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Whether building a blog, creating a design or making a social media image, deciding on a color palette is an important choice during the process. While I’ve provided a printable on 30 popular color palettes (see my article “Best Complementary Color Combinations For Websites), you’ll still need that palette available in whatever editing software you use to create or edit images and graphics. One popular free program I like is Inkscape and it’s super easy to create color swatches and palettes, also referred to as “Inkscape swatches”. It’s simple to create color swatches and smart to install them as Inkscape swatches for brand colors used on your blog, logo or social media images. When you install swatches it helps retain exact same colors for future creation and editing, keeping the overall look of your images recognizable with your or your client’s brand.
Strangely, You need GIMP GPL files for Inkscape Swatches. Go Figure
Since Inkscape swatches as saved as flat text GIMP GPL files, you can organize by using a naming convention. For example, you could be creating a client’s logo and name the GPL file as clientA.gpl. A simple naming convention helps with remembering what the color palette was used for; that can save time later on if you need to re-use it. But enough on organization of your Inkscape swatches. Let’s look at how easy it is to install swatches, aka color palettes into Inkscape. It’s simply a matter of creating the flat GPL file of the colors and placing the file into the Inkscape palettes directory.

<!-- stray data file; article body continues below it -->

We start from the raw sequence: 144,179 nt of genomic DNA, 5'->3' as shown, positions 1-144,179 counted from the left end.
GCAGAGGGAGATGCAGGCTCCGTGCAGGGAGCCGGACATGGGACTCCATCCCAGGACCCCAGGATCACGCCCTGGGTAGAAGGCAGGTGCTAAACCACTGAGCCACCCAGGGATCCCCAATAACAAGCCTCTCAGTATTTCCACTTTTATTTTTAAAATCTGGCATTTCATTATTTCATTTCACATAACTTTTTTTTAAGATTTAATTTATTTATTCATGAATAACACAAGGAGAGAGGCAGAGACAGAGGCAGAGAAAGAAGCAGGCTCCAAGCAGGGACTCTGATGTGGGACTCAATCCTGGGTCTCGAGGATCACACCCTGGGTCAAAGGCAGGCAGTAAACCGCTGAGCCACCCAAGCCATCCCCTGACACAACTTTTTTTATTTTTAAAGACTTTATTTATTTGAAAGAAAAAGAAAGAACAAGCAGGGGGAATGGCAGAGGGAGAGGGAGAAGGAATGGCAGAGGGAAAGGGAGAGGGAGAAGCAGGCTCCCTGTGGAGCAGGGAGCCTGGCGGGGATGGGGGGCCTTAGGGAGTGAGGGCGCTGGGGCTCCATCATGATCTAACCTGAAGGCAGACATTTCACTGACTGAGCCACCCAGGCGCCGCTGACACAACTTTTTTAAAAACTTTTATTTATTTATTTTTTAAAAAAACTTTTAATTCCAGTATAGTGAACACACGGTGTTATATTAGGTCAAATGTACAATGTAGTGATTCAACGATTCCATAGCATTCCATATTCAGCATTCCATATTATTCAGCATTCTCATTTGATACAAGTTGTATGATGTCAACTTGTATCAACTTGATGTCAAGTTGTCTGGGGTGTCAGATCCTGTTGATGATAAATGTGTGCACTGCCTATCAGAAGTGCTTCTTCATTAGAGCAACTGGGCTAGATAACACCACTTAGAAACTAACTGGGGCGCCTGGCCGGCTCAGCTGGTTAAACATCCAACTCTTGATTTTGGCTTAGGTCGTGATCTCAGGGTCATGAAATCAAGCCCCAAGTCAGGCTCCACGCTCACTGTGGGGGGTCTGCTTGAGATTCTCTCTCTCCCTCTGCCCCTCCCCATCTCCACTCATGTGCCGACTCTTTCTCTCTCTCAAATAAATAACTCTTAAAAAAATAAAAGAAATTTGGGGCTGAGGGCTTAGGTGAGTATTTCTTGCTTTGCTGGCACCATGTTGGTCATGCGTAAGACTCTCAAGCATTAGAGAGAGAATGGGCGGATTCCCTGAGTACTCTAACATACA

Pick color palette combinations
As with any good design, using color palettes that complement and look great together is key. There are 3 method to find color combinations prior to creating the Inkscape swatches GPL file. The first is to go online to a site like Palettron also know as “The Color Scheme Designer” and pick color combinations. You’ll need to know what colors you want. Once selected, download the result into a GPL file that can then be saved as an Inkscape swatch file. This is the common method that many use.
There is an easier way to get professional color combinations; simply download my Professional Color Palette Cheat Sheet. It has 36 beautiful color schemes showing both the color and hex code. The third method is to find an eye-catching photo with colors you want to use and then pick colors from the image that complement each other. This method has the advantage of seeing how the color combinations already look together in the picture. It’s a good way to whether those colors are right for your project. It’s not perfectly matched like Palettron color designer, but you’ll see combinations you might not have thought of that look really really good together.